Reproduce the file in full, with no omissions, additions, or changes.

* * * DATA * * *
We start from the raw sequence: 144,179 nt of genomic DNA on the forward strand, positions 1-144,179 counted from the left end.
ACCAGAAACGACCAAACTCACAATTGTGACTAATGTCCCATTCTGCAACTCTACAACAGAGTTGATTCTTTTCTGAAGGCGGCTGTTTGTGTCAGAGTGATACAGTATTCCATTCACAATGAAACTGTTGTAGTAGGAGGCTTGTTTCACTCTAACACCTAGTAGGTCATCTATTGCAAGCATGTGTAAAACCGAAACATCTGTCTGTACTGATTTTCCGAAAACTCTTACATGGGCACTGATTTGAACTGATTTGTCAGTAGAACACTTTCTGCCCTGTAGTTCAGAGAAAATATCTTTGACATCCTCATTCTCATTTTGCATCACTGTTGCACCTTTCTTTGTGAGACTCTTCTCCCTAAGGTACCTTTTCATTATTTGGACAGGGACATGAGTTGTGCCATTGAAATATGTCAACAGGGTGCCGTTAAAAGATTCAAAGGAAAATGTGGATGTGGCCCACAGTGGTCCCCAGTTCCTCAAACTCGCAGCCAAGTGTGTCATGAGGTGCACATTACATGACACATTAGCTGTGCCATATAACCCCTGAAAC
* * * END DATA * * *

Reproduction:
We start from the raw sequence: 144,179 nt of genomic DNA on the forward strand, positions 1-144,179 counted from the left end.
ACCAGAAACGACCAAACTCACAATTGTGACTAATGTCCCATTCTGCAACTCTACAACAGAGTTGATTCTTTTCTGAAGGCGGCTGTTTGTGTCAGAGTGATACAGTATTCCATTCACAATGAAACTGTTGTAGTAGGAGGCTTGTTTCACTCTAACACCTAGTAGGTCATCTATTGCAAGCATGTGTAAAACCGAAACATCTGTCTGTACTGATTTTCCGAAAACTCTTACATGGGCACTGATTTGAACTGATTTGTCAGTAGAACACTTTCTGCCCTGTAGTTCAGAGAAAATATCTTTGACATCCTCATTCTCATTTTGCATCACTGTTGCACCTTTCTTTGTGAGACTCTTCTCCCTAAGGTACCTTTTCATTATTTGGACAGGGACATGAGTTGTGCCATTGAAATATGTCAACAGGGTGCCGTTAAAAGATTCAAAGGAAAATGTGGATGTGGCCCACAGTGGTCCCCAGTTCCTCAAACTCGCAGCCAAGTGTGTCATGAGGTGCACATTACATGACACATTAGCTGTGCCATATAACCCCTGAAAC